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 Posted: Mon Apr 2nd, 2007 03:35 pm
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ole
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Shadowrebel wrote: The right of self-government, property, freedom, slavery(even if we feel it is wrong), and secession. I know these issue belong in another thread but, you deserved an answer. If you or anyone else would like further discussion on these issue starting a new thread is in order. 

If these rights had been listed in Declarations of Secession, Declarations of Causes, or the Report of the Committee of 33, I would agree that they were legitimate. The rights you have listed made their appearance for the most part after the war.

By all means, start a new thread. I will join you there.

Ole



 Posted: Mon Apr 2nd, 2007 03:57 pm
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ole
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Texas Defender wrote:    Ole, I agree that the SOUTHERNERS considered maintaining a balance in the Senate to be more important than the number of House seats they had. But I still believe that many in the north considered that the slave states had more House seats than they deserved to have because of the 3/5 Compromise. It was, after all, a compromise made to gain the support of the southern delegates at the Constitutional Convention. It worked to the advantage of the southern states.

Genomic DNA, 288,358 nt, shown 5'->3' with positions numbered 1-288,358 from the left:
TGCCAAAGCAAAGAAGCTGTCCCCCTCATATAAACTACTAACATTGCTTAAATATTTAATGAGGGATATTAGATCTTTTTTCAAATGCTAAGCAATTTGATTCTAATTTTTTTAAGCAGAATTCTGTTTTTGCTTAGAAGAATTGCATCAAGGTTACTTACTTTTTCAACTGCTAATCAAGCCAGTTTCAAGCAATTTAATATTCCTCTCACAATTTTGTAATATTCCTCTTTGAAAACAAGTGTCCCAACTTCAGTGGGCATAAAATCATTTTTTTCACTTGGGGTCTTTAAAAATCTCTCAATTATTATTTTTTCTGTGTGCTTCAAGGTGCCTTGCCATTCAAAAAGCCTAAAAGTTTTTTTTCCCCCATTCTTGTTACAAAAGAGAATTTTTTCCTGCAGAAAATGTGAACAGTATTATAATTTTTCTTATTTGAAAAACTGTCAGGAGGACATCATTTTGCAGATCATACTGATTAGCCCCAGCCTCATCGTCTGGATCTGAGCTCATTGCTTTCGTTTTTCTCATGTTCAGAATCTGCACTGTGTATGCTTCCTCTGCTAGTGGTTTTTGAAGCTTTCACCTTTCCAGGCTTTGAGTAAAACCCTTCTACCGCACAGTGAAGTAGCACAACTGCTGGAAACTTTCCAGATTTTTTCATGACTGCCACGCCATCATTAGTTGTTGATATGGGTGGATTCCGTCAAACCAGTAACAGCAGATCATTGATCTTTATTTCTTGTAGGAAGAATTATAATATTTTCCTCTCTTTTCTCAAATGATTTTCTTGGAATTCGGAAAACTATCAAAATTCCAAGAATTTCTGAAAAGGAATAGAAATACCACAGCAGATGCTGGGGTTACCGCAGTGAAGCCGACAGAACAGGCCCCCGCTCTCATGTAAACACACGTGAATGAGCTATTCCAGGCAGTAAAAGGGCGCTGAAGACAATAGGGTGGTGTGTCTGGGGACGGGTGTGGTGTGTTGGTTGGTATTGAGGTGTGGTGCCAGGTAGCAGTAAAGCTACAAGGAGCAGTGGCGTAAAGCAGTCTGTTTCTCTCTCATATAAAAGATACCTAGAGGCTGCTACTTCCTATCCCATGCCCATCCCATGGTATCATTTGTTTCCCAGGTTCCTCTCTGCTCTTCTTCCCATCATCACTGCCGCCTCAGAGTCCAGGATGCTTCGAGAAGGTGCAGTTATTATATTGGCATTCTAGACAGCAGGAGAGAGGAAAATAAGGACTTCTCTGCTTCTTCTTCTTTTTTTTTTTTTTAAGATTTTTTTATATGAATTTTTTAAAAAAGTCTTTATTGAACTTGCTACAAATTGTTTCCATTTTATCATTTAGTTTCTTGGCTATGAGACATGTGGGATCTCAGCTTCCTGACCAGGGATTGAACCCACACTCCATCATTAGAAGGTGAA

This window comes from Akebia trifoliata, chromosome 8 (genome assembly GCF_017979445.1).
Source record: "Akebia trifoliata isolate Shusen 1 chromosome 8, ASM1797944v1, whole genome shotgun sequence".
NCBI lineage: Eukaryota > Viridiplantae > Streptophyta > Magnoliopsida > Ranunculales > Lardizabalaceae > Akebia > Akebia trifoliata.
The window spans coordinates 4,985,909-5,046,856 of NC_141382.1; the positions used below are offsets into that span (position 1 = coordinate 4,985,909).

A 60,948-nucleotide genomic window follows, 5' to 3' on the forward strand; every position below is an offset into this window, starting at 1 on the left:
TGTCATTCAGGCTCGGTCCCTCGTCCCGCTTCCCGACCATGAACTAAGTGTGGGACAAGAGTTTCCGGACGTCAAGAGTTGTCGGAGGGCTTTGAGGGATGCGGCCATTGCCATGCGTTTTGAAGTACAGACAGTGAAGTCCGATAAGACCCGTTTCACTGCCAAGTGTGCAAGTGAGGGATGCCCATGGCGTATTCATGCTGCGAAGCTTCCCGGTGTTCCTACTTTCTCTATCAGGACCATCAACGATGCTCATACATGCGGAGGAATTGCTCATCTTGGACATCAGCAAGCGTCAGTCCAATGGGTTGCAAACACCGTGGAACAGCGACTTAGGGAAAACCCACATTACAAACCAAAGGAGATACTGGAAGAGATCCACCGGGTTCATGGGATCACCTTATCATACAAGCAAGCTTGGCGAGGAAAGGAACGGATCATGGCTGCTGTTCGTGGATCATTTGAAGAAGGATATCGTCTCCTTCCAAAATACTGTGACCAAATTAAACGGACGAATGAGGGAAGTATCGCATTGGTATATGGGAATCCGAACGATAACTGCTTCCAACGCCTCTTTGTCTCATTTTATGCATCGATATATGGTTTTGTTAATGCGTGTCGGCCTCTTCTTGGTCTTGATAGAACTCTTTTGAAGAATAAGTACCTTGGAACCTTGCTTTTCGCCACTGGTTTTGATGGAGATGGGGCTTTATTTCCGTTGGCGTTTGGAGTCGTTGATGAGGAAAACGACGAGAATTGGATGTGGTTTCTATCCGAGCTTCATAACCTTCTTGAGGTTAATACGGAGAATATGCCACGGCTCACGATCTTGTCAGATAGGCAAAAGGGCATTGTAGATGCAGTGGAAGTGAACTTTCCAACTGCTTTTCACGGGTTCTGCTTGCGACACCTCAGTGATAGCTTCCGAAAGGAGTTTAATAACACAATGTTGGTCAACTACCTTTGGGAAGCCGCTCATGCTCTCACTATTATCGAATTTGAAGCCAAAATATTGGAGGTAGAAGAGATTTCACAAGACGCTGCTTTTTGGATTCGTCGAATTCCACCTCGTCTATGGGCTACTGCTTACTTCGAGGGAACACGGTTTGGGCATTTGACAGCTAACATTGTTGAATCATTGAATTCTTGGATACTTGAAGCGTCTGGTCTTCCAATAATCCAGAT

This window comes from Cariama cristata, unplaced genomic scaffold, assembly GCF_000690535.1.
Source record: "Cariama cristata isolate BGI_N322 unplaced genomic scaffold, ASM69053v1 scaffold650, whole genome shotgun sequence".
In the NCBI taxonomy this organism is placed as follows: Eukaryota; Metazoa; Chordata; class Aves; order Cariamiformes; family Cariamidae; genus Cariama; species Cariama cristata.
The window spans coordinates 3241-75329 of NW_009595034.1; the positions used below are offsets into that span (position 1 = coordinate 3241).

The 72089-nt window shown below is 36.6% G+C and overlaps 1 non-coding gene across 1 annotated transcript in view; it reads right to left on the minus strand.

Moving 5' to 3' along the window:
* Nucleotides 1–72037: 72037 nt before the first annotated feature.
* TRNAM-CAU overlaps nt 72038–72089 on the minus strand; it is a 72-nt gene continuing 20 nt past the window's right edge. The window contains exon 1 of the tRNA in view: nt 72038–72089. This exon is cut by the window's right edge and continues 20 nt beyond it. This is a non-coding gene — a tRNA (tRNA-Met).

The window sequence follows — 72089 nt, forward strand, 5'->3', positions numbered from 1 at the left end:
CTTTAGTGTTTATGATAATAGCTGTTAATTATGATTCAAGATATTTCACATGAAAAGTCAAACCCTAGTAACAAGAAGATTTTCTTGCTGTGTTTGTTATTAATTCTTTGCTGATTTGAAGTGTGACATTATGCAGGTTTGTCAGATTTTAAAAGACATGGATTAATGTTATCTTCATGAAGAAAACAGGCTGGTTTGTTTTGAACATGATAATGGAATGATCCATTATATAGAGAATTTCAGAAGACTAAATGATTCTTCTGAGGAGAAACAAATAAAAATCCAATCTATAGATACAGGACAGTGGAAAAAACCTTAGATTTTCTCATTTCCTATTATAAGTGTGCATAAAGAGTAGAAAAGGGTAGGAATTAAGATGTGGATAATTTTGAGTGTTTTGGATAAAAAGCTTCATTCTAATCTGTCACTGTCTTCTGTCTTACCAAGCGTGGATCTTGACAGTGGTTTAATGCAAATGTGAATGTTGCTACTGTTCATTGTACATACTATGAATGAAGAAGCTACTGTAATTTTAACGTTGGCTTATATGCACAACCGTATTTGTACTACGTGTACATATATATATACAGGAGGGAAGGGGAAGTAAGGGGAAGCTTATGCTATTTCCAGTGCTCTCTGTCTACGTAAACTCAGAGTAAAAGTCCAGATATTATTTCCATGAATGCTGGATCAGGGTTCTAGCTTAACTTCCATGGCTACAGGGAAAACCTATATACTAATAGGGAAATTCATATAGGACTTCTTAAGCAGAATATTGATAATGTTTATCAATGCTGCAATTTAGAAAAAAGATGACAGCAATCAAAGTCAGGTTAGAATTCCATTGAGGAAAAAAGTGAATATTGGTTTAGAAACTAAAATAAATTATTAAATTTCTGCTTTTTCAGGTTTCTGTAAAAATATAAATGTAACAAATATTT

Northerners in the House might well have been aware of the south's advantage; however, I don't recall any records wherein this was mentioned, let alone complained about. It was just a condition that all seem to have accepted as a constitutional requirement and it was left alone.   I would also maintain that slaveowners had a competitive advantage, not only in the east, but even in the territories. A large scale operation, or even a smaller one, whose owners don't have to pay their workers will usually outcompete one whose owners have to pay wages or provide the labor themselves.  The larger the size of the slaveholder's operation, the more of an advantage it was likely to have.I'll agree -- to a point. Cotton does not grow in Kansas. What large-scale operation would abandon the cash and status of cotton for wheat and corn? Another: Growing cotton is a year-round effort; grain and livestock are basically seasonal. Seasonal help can be hired by the week or month -- they needn't be purchased nor cared for year-round. The advantage existed for cotton, cane, rice and tobacco planters -- not in the plains.   It was clear to many in the south that they were losing the delicate balance of power that they had struggled so long to maintain. If their system could not expand, they feared, they would find themselves surrounded by adversaries and outvoted in the Congress. The considered that their interests would suffer in such an environment, and they chose to opt out. The final result of this, however, was not at all what most of them expected.On this, we have agreement. I will quibble and point out that the balance of power did not become delicate until 1850.  The south had enjoyed virtual control of the Federal government since inception. Ole:D